3.5.3. Cactus silage

Cactus, particularly the Opuntia species, is grown in semi-arid regions of many tropical countries and is often fed to livestock during summer to provide both feed and water [31]. However, the excess biomass during other season can be preserved suitable as silage for feeding during scarcity [30]. It was observed that mixing cactus and browse in silage making improved both DM and N content in the product. Similarly, it can be mixed with legume forages and hays by supplying a degradable source of organic matter. The cactus + browse or cactus + legume silages improve microbial protein flow to the lower gut for digestion and supply of amino acid for maintenance, growth and production. These silages could be used in livestock feeding to improve livelihoods in drier and resource constrained farming communities by providing opportunities for conservation of forage and maintaining their animals in periods of feed scarcity. The nutritive value of silage from cactus cladodes was evaluated and found acceptable quality silage based on pH, organic acids contents and voluntary intake. It might be advantageous to ensile cactus mixed with other ingredients and improving utilization of poor quality roughages with the addition of cactus-browse silages as supplements [31]. Abidi et al. [49] ensiled fresh cactus cladodes with olive cake and wheat bran and found no adverse effect on digestible nutrient intakes by replacing with oaten hay. In addition to feed shortage, water scarcity compromises livestock performances in dry areas. Because of its succulence, cactus could overcome this constraint as ruminants do not need to drink water when receiving cactus cladodes (35 g DM/kgW0.75) [50]. It is reported that ensiled mixture of spineless cactus, olive cake and wheat bran could be used to replace totally or partially oaten hay without affecting lamb performances and meat quality [49]. It is thus advocated to go for mixed silage with cactus and protein-rich dry forages (e.g. Ardu leaves, gram straw, pea crop residues), so as to balance the minimum moisture content (i.e. 35–40%) in making of good quality silage [31]. A reasonable intake of 3–4 kg cactus silage in adult sheep was recorded that meet 900–1200 g DM and enough nutrients to support minimum production during scarcity.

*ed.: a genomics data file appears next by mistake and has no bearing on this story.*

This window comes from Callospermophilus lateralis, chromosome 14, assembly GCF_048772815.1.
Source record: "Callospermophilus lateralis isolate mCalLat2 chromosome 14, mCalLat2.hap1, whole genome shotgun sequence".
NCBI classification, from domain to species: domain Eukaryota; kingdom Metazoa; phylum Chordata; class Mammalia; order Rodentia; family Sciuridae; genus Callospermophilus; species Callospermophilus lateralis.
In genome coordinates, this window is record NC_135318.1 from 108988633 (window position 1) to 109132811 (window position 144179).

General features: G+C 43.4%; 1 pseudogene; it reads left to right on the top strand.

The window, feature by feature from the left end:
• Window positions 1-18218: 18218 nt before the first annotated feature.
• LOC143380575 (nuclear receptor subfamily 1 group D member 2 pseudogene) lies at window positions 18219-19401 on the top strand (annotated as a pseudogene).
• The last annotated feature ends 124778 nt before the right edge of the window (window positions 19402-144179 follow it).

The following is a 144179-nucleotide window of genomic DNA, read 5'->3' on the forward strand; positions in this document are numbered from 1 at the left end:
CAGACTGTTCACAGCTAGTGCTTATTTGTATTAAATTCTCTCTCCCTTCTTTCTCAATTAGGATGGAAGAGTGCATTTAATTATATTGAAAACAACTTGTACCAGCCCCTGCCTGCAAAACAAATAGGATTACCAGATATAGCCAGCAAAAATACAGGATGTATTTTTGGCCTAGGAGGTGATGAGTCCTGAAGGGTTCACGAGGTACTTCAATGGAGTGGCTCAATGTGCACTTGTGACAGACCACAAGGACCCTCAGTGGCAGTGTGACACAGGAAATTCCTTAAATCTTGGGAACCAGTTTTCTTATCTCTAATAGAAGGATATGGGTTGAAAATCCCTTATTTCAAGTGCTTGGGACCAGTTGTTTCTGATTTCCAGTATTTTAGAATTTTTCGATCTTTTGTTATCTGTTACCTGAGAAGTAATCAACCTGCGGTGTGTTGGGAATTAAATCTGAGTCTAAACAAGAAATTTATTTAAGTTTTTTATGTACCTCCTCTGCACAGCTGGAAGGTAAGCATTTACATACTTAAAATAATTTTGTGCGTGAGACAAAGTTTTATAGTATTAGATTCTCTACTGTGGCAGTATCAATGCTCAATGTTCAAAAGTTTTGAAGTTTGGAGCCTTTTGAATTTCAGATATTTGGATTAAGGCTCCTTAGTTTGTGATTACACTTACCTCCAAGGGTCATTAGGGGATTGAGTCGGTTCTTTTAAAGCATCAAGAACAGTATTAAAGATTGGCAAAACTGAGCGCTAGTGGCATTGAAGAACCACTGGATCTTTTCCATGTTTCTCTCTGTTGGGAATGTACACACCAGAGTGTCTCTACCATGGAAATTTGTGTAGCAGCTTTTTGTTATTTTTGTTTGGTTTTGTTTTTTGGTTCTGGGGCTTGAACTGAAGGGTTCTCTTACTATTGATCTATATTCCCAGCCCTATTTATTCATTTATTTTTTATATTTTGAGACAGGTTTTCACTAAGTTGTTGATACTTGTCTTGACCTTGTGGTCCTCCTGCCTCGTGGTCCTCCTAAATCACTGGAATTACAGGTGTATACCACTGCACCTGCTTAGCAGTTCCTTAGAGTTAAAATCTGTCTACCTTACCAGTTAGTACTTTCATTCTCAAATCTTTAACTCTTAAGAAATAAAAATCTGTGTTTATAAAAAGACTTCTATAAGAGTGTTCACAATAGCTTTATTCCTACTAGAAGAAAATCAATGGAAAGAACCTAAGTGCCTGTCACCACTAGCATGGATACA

3.6. Silage from by-products

3.6.1. Silage from fruit and vegetable co-products

Utilization of fruit and vegetable co-products, such as grape, tomato, olive or citrus pomace that are voluminously produced and have an important impact on the environment, in the animal feed holds promise in expanding the forage biomass, thereby meeting the increasing demands of feeds and fodder. Besides the fact that fruit and vegetable co-products are good sources of phenolic constituents [12, 51] that act as natural antioxidants, and research emphasis has now been directed at use of these co-products in improving products’ quality [14]. They evaluated pomegranate byproduct silage supplementation to growing lambs and found improved nutritional and functional qualities as indicated by the increase in essential FA, intramuscular fat, total phenolic content and antioxidant activity.

3.6.2. Pineapple fruit residue silage

National Institute of Animal Nutrition and Physiology (NIANP), Bengaluru (India), has developed a silage technology to preserve pineapple fruit residue (PFR) and use it as fodder for livestock [52]. More than 70% of pineapple fruit is wasted during processing in industry, and there is potential availability of PFR to the tune of 1.35 million tonnes per year in India. PFR is high in moisture and sugars and thus can suitably preserved in the form of silage, which otherwise become a waste in processing industries. Nutritionally, PFR silage is demonstrated as a valuable fodder resource comparable to maize green fodder and increases milk yield and quality.

3.6.3. Cassava silage